Texarkana citizens may be making fewer trips to the dentist in the near future, if city governments on both sides of the State Line decide to add fluoride to the drinking water.
The issue was originally raised by Texarkana, Texas, Ward 3 Council Member Christie Adams. Other members of the council have followed suit with the request.
“Apparently Texarkana water was fluoridated at one point,” said Ward 6 Council Member Bradley Hardin. “But for some reason it is not anymore, and after having the opportunity to visit with people in the dental profession and other parents and adults, I believe that it’s a topic that needs to be open to dialogue again.”
Accordingly, Hardin asked City Manager George Shackelford to begin preliminary plans to bring fluoridation to Texarkana.
“Apparently fluoridation was an issue on the Arkansas side back in the 80s, where I believe the issue was put to a popular vote and defeated,” said Shackelford. “I’ve met with Bill (King), and right now we’re going to try to get a brief history tracking this issue in the Texarkana area, and see what we can do from there.”
King, the executive director of Texarkana Water Utilities, said that it would be essential for both city governments to agree on fluoridation before the process could go any further, because of the nature of the cities’ shared water system.
“In 1986, the people of Texarkana, Ark., voted not to have fluoride in their water, but that was because the city opted to put that issue on the ballot,” said King. “If the issue comes up again, neither Texas nor Arkansas requires that the issue be a public vote … so it will be up to the city councils.”
Texarkana, Ark., City Manager Robert Wright said none of the city board members has raised the issue recently.
“We have pulled information from 1986 just to take a look at it, and we know that the Texas side is looking into the possibility of getting it (fluoride), but that’s it. There have been no requests to discuss the issue at board meetings or otherwise,” he said.
Presently, King is gathering information regarding fluoridation and what it will cost. He plans to present his information to both city managers.
“There is a possibility of getting grant money from the state,” said King, adding that most state and federal agencies and professional organizations support fluoridation. “When the Center for Disease Control was asked to list the top ten health advances in the United States, fluoridation was one of them …. both the Arkansas and Texas health departments support it … Texarkana is one of two Texas cities with a population greater than 20 percent that don’t have fluoridation … it’s really a widely accepted practice.”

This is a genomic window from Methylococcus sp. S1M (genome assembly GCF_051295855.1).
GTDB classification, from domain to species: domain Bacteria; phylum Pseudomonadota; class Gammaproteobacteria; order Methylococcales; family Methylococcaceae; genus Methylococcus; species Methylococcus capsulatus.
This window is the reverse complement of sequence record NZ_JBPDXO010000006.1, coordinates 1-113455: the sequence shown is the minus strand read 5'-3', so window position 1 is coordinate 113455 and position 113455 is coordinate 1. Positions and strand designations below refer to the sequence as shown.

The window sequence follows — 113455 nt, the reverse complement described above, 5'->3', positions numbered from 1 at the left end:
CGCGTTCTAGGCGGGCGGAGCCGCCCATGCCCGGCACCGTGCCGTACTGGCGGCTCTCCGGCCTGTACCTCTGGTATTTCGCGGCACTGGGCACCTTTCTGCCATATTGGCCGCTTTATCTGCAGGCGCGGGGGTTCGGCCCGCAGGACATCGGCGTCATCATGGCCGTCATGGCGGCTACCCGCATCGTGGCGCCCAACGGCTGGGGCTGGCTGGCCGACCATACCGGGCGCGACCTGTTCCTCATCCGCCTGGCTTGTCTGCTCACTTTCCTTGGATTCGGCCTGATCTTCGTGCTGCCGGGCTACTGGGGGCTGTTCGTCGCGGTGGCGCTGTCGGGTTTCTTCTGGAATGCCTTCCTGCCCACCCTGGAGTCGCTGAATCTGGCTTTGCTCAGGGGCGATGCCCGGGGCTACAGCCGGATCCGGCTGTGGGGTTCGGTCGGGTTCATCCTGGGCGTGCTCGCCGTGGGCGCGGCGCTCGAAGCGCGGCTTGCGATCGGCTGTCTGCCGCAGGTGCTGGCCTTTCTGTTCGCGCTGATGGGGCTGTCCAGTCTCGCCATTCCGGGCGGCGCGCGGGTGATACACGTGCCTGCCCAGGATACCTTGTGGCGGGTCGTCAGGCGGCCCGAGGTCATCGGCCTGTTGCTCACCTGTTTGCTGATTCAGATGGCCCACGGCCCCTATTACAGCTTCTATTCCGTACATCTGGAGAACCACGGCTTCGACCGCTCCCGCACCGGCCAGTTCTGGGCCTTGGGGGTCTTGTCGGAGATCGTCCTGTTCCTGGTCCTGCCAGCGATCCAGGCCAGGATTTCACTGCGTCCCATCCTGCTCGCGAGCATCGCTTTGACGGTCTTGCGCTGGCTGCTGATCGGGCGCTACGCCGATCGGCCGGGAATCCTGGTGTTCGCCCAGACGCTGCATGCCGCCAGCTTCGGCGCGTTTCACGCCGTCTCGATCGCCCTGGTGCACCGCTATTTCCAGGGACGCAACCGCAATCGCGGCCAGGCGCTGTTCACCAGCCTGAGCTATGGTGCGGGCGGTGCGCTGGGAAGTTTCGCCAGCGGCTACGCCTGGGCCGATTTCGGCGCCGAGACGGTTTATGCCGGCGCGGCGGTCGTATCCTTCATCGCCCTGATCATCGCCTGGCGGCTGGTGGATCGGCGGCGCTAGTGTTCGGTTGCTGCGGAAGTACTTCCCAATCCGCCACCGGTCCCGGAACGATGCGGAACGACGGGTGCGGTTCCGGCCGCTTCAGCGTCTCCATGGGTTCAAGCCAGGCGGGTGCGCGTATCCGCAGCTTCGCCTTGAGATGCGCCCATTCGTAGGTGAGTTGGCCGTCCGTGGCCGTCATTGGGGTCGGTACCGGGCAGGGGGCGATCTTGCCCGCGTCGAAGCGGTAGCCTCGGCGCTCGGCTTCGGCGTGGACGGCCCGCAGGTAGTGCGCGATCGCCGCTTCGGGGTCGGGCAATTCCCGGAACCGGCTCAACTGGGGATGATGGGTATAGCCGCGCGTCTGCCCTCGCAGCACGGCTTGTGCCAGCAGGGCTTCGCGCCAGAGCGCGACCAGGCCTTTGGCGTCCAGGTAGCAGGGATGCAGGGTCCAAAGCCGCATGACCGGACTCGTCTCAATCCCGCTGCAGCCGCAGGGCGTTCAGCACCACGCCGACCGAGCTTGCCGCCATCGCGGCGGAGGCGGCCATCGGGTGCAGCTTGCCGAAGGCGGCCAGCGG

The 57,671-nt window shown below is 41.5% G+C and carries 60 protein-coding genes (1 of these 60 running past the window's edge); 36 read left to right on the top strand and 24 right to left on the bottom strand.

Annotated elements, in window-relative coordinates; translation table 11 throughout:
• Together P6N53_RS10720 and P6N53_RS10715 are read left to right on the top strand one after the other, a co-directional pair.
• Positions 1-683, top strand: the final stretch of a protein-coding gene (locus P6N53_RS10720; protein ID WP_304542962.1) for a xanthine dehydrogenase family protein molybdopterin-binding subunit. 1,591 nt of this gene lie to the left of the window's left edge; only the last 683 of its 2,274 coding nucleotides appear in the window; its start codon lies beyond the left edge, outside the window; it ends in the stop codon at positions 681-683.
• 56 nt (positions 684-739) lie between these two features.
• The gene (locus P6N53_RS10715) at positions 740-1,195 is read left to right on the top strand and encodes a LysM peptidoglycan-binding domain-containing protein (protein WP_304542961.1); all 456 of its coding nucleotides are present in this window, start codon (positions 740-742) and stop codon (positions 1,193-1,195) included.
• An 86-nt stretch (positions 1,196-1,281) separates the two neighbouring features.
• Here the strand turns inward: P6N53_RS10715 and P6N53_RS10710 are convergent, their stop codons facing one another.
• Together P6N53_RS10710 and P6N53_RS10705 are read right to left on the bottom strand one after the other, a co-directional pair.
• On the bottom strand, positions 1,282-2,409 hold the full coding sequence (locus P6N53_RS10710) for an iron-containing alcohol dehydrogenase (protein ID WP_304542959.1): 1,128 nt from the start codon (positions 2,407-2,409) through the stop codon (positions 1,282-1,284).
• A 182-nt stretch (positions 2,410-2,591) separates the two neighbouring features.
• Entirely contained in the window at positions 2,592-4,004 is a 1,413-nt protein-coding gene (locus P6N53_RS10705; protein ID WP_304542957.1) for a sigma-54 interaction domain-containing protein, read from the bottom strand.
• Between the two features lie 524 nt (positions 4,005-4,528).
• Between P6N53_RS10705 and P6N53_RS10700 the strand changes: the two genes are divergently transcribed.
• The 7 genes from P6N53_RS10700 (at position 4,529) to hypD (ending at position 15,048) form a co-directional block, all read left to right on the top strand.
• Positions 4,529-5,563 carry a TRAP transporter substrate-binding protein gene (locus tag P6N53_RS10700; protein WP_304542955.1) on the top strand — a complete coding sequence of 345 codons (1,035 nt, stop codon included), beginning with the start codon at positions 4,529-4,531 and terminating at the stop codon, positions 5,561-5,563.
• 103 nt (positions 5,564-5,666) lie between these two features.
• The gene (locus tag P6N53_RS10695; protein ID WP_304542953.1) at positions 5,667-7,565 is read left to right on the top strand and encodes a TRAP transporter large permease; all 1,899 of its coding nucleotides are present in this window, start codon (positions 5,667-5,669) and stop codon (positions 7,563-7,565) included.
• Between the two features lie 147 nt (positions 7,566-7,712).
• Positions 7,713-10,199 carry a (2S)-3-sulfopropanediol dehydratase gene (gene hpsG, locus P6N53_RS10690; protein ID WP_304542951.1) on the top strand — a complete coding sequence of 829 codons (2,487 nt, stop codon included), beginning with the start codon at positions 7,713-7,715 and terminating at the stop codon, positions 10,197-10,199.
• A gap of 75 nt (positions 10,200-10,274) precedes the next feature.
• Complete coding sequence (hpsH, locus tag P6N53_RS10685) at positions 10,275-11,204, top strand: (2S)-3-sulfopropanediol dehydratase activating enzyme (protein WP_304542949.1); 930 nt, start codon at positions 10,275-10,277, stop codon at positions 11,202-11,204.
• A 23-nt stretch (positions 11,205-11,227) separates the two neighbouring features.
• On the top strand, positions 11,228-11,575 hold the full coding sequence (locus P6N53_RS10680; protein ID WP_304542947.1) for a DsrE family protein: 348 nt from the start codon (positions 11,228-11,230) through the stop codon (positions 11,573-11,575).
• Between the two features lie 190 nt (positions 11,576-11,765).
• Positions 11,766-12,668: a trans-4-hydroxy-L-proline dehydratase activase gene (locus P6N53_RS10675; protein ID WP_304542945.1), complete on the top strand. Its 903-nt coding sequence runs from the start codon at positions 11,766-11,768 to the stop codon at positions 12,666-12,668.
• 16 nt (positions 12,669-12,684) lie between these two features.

Local dentist Neil Carmony agreed.
“I don’t know why our water isn’t fluoridated already,” he said. “I know when I was practicing in Kansas City, where the water was fluoridated, the prevalence of tooth decay was much lower there than it is here.”
However, Dr. James Presley, a member of Friends United for a Safe Environment, disagrees.
“More recent, long-range data have shown little or no difference in dental health between fluoridated and nonfluoridated communities,” said Presley, citing a 1998 study conducted in New York. The study revealed that the fluoridated community has twice the amount of dental fluorosis, which is damaged tooth tissue. “Fluoridation has created more problems than it has solved.”
Dr. Presley went on to add that fluoride is a toxic waste by-product from aluminum and phosphate fertilizer plants, and by putting it in drinking water would expose large populations to unnecessary health risks.
“Our officials and the public need to know what kind of risks are involved, or they may be seriously embarrassed … besides, even academic proponents of fluoride agree that though it is a decay fighter, it is strictly topical, meaning that it must touch the surface of the teeth. It has no role inside the body, so swallowing fluoridated water would be pointless.”
But Dr. Carmony believes that as long as the water is treated with the right levels of fluoride, it’s going to help kids develop stronger teeth.
“I really do think it will be a good thing, that is , if it’s done properly,” he said.
Actual costs of the initial startup including purchase and installation of necessary equipment, King said, would cost the city between $35,000-$60,000 per water treatment plant, thereafter costing anywhere from $25,000-$30,000 for chemicals and equipment maintenance.